NYLA Code of Conduct
At their August 1, 2019 meeting, the NYLA Council unanimously passed the NYLA Code of Conduct. This Code of Conduct will apply to all NYLA and NYLA unit events, professional development, publications, and meetings. To view the Code of Conduct as a PDF, please click here.
NYLA is dedicated to providing collaborative and conference experiences that are free from all forms of harassment, and inclusive of all people. The New York Library Association Code of Conduct (NYLA COC) states our shared ideals with respect to conduct. It is an expression of our ideals, not a rulebook. It is a way to communicate our existing values to the entire community.
There are s mall actions you can take will help us meet this goal. For instance, we suggest:
- listening as much as you speak and remembering that colleagues may have expertise you are unaware of
- encouraging and yielding the floor to those whose viewpoints may be under-represented in a group
- using welcoming language
- accepting critique graciously and offering it constructively
- giving credit where it is due
The library community and its members treat one another with respect. Everyone can make a valuable contribution to NYLA. We may not always agree, but disagreement is no excuse for poor behavior and poor manners. We might all experience some frustration now and then, but we cannot allow that frustration to turn into a personal attack. It's important to remember that a community where people feel uncomfortable or threatened is not a productive one. We expect members of the NYLA community to be respectful when dealing with other contributors as well as with people outside NYLA.
Collaboration is important to the library community. This collaboration involves individuals working with others in teams, teams working with each other within NYLA, and individuals and teams within NYLA working with other projects outside. This collaboration reduces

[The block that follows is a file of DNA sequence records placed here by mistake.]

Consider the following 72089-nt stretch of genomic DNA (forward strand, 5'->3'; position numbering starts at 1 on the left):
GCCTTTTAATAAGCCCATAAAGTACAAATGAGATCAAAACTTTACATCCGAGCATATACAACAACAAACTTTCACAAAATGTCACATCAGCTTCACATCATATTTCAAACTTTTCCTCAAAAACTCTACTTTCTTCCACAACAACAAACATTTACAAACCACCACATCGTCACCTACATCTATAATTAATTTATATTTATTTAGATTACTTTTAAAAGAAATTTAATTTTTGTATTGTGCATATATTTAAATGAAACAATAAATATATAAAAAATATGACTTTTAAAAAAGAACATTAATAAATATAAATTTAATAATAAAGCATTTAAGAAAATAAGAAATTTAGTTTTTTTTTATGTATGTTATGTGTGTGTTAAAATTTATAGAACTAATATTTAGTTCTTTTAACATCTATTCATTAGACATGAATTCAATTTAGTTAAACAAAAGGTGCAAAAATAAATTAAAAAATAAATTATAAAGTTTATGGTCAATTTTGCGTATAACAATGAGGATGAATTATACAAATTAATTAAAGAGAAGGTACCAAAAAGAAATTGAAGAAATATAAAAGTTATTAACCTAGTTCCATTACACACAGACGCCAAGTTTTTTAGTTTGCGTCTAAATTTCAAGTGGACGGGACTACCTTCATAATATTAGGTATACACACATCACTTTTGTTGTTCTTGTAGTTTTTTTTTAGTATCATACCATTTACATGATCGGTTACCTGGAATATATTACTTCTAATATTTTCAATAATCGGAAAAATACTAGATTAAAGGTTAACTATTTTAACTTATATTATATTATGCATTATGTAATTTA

redundancy, and improves the quality of our work. Internally and externally, we should always be open to collaboration.
This one is different from the rest, because it covers a class of behaviors instead of one very specific pattern; it is meant to be more direct. NYLA attendees should refrain from subtle -isms, including racism, sexism, homophobia, transphobia, and other kinds of bias.
Subtle -isms are small things that make others feel unwelcome, things that we all sometimes do by mistake. For example, saying "It's so easy my grandmother could do it" is a subtle -ism. It's not a big deal to mess up but you need to apologize and move on.
If you see a subtle -ism at a NYLA conference or event, you can point it out to the relevant person, either publicly or privately, or you can ask for help. After this, we ask that all further discussion move off of public channels. If you are a third party, and you don't see what could be biased about the comment that was made, feel free to talk to someone. The "subtle" in "subtle -isms" means that it's probably not obvious to everyone right away what was wrong with the comment.
When we disagree, we consult others.
Conflicts in our community can take many forms. Disagreements, social and technical, are normal, but we do not allow them to persist and fester leaving others uncertain of the agreed direction.
We expect individuals to first try to resolve conflicts between themselves in a constructive manner, asking for help when needed. This approach gives people more control over the outcome of their dispute.
If that fails, we escalate the matter to structures with designated leaders to step in and provide clarity and direction.
We will not tolerate bullying or harassment of any member of the NYLA community or at a NYLA event.
If you feel threatened or violated as a result of intimidating, bullying, harassing, abusive, discriminatory, derogatory, or demeaning conduct, please speak up and ask it to stop. If you do not feel that you can speak up, contact NYLA Staff, a trusted colleague or conference center staff immediately with evidence of the incident. Incidents of bullying and harassment can be reported privately and will be treated seriously and discreetly.
Please speak up if you notice someone else being subjected to such behavior. Refer people to our Code of Conduct and point out such behavior is unwelcome.
When we are unsure, we ask for help.
Nobody knows everything, and nobody is expected to be perfect in the NYLA community. Asking questions avoids many problems down the road, and so questions are encouraged. Those who are asked questions should be responsive and helpful. However, when asking a question, care must be taken to do so in an appropriate place.
Step down considerately.
Members of every group come and go and NYLA is no different. When somebody leaves or disengages from the group, in whole or in part, we ask that they do so in a way that minimizes disruption to the group. This means they should tell people they are leaving and take the proper steps to ensure that others can pick up where they left off.
This code of conduct is based on the one developed by Ubuntu, with the addition of the Conflict Resolution Policy developed by the Drupal Community.